Machining Demand Surges With Boom in U.S. Manufacturing

 

Hello again.

In this week’s Thomas Index, we’re going to take a look at sourcing activity for Precision Machining by users in the Thomas Network at Thomasnet.com.

Precision Machining is a process in which a machine operator starts with a piece of material called a blank, which is typically metal and uses the machine for precise, controlled removal of materials to transform that blank into a finished product.

Machining encompasses a number of different manufacturing processes such as milling, turning, drilling, and tapping. It’s high-tech stuff; computer numerical control, or “CNC” machining involves computer programming and electromechanical devices for ultra-precise positioning of machining tools, to create incredibly complex surfaces and intricate geometries.

This is a core process used throughout the manufacturing industry, and our data shows a recent upward trend in sourcing for this service by users at Thomasnet.com.

In fact, sourcing activity for Precision Machining has been increasing for the past five weeks running on our platform and was up 33 percent week-over-week just this past week.

Our data also shows similar sourcing trends in the related categories of Large CNC Machining and CNC Machining for Aircraft and Aerospace.

This trend correlates with a booming resurgence in U.S. manufacturing, which added 24,000 jobs in April alone according to the Bureau of Labor Statistics (BLS). However, these strong employment numbers somewhat mask a significant challenge for the precision machining industry – that challenge being the shortage of skilled workers in the trade. In fact, the Bureau predicts that there will be a need for an additional 29,000 new machinists by 2024.

We spoke with Thomas client Tom Simeone of Manor Tool in Chicago, and he confirmed that there’s a definite imbalance with the work coming in during this boom and the skilled labor that’s available to get it done.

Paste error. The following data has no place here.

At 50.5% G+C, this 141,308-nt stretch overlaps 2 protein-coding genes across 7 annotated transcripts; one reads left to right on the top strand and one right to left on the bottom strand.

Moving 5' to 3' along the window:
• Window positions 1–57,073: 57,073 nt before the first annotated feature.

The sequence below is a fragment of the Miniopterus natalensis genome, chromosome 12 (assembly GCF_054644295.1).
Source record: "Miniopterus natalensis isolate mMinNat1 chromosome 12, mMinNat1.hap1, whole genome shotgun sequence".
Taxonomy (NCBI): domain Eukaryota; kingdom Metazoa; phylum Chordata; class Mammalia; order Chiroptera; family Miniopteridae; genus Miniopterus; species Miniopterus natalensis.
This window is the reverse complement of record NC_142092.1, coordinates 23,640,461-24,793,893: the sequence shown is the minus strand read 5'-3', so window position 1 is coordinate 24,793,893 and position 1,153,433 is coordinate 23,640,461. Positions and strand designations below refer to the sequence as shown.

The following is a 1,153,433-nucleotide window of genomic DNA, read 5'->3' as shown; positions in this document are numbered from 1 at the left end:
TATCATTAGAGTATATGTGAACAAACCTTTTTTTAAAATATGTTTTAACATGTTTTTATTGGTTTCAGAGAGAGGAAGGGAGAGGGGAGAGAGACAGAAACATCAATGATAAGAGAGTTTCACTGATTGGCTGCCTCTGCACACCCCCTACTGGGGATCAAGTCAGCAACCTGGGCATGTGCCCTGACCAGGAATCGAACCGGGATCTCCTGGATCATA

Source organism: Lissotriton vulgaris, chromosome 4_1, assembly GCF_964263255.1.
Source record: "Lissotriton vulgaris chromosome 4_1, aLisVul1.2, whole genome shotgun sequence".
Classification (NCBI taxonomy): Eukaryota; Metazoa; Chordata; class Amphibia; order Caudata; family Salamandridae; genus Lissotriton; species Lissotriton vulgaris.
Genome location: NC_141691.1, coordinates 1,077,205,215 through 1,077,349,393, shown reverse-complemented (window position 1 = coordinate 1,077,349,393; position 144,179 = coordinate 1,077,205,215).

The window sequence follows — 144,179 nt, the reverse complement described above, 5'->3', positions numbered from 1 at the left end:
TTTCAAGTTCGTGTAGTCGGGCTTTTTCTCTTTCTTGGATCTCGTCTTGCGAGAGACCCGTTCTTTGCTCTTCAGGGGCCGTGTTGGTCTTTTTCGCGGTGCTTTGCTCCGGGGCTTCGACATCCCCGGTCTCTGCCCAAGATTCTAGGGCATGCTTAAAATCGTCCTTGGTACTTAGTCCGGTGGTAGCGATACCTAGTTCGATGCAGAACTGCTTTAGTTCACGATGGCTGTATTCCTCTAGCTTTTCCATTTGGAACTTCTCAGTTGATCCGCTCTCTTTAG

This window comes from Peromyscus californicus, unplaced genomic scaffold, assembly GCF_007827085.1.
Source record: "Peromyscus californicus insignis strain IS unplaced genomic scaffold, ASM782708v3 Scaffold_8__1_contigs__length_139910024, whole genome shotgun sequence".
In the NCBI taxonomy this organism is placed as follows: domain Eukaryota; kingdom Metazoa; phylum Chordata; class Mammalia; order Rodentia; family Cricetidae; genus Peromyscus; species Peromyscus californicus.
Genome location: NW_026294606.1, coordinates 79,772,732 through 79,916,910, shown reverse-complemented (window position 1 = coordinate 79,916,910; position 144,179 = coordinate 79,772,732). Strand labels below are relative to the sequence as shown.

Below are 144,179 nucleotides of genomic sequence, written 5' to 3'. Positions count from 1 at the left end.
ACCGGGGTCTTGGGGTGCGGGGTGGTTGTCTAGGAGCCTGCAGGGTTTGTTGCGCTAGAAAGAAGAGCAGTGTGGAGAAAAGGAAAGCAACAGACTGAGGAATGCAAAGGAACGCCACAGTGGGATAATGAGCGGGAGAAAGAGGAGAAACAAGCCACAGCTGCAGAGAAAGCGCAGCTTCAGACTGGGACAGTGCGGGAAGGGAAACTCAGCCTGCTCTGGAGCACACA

Tom is a great example of what the industry needs to do to address this skills gap. In addition to running Manor Tool, he’s a board member of MHUB, a Chicago based organization and state-of-the-art facility that provides access to advanced machining capabilities for young entrepreneurs and innovators. It’s a very proactive approach to developing the next generation of skilled manufacturing talent, and it’s the kind of thing that businesses and organizations throughout manufacturing need to do to meet this growing challenge.

Hey, here’s a look at the top ten products and services being sourced at Thomasnet.com over the past 4 weeks, and CNC Machining is right there at the top of the list, with the general category of “Machining” squeezing on the list at number ten.

  1. CNC Machining
  2. Steel
  3. Metal Stampings
  4. Injection Molded Plastics
  5. Metal Fabrication
  6. Lumber
  7. Contract Manufacturing
  8. Pumps
  9. Aluminum
  10. Machining

These are the top ten sourced categories out of over 60,000 industrial product and service categories on the Thomasnet.com platform, so there is a huge amount of opportunity happening there right now for suppliers in these and many other categories.

Well, that’s what our data shows this week. The best way to get this weekly Thomas Index report -- and other useful industry news – is to sign up for our daily Thomas Industry Update. You can do so by visiting Thomasnet.com/updates.

Thanks for watching, and I’ll see you next week.

 

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